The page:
Thoughts on NFT Marketing (and Why It’s Easier for Generative and/or Larger Sets / Collections)

Photo by Arno Senoner on Unsplash

[2022 UPDATE: As noted in placed below, marketing NFT sets has changed a lot since 2021 when I wrote this article. I should probably do an entire 2022 guide to NFT marketing. That said, I’m leaving this article posted as it probably has a few decent ideas.]

If you’ve been following my writings on Non-Fungible Tokens (NFTs), and especially generative NFT programming, you’ll be familiar already with my fascination regarding the production side of NFTs. I feel like, at least as far as programmatically generating huge sets of NFTs goes, I have a fine handle on that.

But there’s so much more to the NFT game. I get asked all the time about aspects of it that I just do not know (well, at least yet). For example, as of this writing, I’m not experienced with coding smart contracts or, say, the OpenSea SDK end of things. DAOs is another giant area I really really need to dive into as soon as I can!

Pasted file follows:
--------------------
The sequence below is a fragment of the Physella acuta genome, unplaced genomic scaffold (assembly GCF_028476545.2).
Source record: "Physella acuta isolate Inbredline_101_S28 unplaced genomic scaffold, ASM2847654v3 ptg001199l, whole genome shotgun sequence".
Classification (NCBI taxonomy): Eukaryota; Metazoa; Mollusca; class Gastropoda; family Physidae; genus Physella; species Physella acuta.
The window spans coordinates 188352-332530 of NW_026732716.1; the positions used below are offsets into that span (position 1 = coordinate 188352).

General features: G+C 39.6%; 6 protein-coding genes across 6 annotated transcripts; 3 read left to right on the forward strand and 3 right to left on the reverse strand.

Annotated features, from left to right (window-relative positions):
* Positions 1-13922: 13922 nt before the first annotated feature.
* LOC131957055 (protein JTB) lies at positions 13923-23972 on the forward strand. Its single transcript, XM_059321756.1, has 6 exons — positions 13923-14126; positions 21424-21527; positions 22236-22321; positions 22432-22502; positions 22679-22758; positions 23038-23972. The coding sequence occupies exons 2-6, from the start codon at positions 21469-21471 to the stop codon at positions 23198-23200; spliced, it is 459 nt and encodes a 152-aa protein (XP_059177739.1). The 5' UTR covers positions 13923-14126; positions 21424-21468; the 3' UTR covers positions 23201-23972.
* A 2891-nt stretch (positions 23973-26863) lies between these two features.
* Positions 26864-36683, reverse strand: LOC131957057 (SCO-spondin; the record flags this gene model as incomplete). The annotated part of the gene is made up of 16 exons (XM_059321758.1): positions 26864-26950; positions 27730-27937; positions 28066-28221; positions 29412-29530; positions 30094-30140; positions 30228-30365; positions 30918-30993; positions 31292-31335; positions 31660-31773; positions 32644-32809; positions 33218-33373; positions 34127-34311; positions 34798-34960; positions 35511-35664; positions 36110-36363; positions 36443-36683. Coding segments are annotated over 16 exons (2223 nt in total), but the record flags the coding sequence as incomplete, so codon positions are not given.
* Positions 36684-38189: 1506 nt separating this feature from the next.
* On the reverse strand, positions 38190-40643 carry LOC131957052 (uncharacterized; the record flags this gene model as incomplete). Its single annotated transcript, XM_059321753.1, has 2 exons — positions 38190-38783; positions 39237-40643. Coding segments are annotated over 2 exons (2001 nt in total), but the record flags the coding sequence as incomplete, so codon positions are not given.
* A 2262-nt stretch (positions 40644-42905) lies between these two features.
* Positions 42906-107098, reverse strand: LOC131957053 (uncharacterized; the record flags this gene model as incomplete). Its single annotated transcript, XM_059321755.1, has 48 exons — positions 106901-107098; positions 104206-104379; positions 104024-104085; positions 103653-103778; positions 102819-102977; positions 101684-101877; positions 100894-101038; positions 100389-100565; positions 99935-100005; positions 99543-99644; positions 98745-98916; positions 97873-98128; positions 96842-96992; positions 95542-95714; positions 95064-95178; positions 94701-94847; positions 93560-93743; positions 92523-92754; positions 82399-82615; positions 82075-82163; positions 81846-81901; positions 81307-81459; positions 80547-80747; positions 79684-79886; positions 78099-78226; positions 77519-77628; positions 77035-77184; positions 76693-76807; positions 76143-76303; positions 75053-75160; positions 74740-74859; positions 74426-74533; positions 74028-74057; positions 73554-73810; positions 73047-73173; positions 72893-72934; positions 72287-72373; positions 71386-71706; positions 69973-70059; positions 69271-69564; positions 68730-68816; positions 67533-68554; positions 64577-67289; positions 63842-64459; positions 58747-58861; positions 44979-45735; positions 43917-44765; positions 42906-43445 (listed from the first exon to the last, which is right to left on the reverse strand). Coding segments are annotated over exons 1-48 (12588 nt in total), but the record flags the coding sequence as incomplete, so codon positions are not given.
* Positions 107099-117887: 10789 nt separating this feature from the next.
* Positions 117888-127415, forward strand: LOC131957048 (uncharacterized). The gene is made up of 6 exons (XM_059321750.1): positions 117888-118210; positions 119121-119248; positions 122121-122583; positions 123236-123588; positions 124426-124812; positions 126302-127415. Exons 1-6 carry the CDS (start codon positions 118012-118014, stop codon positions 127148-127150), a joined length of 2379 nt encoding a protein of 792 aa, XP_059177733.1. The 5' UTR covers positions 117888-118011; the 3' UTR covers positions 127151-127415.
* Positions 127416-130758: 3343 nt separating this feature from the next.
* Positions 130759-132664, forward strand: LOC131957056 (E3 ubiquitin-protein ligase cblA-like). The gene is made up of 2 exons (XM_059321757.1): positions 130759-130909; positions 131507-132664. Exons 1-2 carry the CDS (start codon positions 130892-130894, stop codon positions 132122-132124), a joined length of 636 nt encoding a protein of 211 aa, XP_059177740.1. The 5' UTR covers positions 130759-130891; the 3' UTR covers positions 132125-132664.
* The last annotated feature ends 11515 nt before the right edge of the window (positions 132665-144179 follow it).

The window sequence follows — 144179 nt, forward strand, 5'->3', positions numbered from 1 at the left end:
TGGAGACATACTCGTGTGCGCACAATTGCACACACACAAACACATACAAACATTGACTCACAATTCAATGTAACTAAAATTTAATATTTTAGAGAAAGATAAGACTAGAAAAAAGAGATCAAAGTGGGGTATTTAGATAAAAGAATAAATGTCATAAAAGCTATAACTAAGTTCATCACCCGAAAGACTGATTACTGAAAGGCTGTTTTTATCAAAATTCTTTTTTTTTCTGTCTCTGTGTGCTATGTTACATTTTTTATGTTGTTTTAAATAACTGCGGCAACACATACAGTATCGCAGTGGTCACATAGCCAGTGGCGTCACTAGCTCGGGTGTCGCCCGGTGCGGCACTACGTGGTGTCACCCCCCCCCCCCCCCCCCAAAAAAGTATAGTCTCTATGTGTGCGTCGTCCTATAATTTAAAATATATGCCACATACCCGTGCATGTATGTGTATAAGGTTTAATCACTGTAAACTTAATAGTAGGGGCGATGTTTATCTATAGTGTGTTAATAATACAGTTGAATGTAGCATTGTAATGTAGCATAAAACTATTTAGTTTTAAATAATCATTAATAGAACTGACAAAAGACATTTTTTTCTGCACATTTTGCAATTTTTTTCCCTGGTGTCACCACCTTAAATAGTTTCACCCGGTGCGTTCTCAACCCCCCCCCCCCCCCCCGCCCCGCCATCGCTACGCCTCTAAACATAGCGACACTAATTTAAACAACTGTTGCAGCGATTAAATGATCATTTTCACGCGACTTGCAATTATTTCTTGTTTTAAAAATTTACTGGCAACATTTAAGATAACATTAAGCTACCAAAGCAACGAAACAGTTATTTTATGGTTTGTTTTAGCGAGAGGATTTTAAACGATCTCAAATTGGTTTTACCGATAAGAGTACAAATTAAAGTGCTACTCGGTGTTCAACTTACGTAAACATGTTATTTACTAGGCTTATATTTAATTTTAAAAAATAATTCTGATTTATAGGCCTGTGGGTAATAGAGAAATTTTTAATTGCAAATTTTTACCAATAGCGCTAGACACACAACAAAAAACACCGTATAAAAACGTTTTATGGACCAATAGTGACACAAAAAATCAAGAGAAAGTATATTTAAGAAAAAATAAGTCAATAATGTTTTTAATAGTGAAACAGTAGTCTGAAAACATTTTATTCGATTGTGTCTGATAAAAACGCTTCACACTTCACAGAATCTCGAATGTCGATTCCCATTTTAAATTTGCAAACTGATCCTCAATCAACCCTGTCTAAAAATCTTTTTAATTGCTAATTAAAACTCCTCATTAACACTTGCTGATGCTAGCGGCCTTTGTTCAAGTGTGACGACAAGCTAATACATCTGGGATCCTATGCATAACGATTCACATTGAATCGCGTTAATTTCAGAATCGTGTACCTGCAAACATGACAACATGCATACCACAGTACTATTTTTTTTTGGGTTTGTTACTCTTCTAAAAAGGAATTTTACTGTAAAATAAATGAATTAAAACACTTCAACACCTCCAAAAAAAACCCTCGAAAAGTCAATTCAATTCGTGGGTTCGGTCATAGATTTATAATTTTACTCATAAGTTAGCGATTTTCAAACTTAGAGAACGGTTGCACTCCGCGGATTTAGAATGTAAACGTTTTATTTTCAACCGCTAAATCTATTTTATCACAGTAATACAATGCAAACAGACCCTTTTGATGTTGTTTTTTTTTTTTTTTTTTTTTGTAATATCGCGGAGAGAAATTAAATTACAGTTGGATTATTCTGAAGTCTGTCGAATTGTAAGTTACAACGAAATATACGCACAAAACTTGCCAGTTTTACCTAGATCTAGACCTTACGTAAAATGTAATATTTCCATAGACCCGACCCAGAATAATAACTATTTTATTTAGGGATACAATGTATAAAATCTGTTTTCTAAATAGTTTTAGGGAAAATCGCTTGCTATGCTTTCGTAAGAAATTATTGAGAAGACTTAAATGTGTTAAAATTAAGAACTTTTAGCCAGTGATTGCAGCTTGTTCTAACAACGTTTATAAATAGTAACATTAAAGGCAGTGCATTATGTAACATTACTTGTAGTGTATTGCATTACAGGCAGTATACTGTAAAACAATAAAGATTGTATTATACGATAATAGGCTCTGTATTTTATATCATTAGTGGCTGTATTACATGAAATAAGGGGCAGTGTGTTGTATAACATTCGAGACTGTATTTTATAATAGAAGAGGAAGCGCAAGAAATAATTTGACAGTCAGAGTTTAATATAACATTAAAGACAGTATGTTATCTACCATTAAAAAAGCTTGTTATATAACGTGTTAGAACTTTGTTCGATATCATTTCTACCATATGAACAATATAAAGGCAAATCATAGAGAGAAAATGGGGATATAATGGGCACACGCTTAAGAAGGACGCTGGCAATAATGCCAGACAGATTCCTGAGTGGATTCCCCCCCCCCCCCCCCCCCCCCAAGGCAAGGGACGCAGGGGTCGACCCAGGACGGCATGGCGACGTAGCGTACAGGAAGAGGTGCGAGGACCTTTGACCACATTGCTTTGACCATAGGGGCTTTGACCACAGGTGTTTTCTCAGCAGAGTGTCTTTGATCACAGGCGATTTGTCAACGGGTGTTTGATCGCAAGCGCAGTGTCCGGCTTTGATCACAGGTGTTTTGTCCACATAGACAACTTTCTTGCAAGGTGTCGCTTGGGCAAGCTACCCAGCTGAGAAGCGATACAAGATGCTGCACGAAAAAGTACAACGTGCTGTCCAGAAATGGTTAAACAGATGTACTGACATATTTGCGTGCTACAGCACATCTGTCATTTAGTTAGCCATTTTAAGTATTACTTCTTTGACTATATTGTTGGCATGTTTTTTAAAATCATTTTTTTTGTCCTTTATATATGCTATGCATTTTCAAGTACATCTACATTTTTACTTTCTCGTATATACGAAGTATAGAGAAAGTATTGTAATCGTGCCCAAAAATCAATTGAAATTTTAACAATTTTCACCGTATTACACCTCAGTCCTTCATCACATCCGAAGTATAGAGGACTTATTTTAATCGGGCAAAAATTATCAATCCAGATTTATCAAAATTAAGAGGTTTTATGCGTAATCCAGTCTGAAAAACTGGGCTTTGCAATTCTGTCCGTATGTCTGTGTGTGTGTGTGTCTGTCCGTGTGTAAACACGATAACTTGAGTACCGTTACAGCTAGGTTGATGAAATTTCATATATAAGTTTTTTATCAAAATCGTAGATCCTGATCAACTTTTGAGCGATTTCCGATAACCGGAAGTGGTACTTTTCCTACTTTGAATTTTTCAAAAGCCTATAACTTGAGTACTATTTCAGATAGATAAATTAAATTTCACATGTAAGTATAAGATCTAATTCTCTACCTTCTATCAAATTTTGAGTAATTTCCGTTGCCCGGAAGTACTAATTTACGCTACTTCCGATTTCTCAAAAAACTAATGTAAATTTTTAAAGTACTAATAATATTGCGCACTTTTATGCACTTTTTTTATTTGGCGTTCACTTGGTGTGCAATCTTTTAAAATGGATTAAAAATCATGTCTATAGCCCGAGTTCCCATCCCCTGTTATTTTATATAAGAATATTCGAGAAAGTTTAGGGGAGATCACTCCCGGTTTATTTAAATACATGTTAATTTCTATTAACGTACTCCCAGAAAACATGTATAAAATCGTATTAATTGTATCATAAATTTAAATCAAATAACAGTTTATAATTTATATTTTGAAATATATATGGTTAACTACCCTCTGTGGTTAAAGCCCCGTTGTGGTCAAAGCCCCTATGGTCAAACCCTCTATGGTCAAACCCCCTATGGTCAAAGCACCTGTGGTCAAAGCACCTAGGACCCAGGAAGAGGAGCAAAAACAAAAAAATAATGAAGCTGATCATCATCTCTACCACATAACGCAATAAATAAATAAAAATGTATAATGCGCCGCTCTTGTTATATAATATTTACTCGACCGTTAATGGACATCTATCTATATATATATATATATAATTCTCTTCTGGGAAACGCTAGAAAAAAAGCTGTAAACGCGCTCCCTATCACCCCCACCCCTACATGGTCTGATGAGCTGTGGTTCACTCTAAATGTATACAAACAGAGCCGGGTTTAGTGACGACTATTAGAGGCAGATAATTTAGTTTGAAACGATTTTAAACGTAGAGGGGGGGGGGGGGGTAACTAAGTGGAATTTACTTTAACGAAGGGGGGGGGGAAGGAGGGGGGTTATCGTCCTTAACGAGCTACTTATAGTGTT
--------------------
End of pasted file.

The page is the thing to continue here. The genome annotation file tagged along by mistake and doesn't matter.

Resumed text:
But today I want to talk about marketing because, just like anything, NFTs aren’t just a “build it and they will come” scene. Even for anyone who’s gone viral lately, there was surely at least some level of marketing that happened. Though, of course, some NFT makers get luckier than others. If the right influential person sees your NFTs and likes them for some reason, then you’ve got a much better chance of success.

As great as those stories are, though (and I love seeing them!), I feel like the necessity to do marketing is a reality for most NFT producers and teams.

After seeing what I’ve seen so far over the past few whirlwind months of NFT activity (which sounds like nothing but actually is a long time in the NFT world!), I personally believe that marketing sets of NFTs (whether they’re a hundred hand-drawn avatars or 10,000 programmatically generated unique Tuxedo Cat portraits) is a bit easier to do than marketing one-off art pieces.

Why?

For one, the one-offs are usually more $$$ (and deservedly so, as an artist might’ve spent countless hours creating it). But not a lot of casual buyers are willing to drop, say, 1 ETH on a piece no matter how cool it is (and that goes doubly if you’re not already known as a digital or…

--

--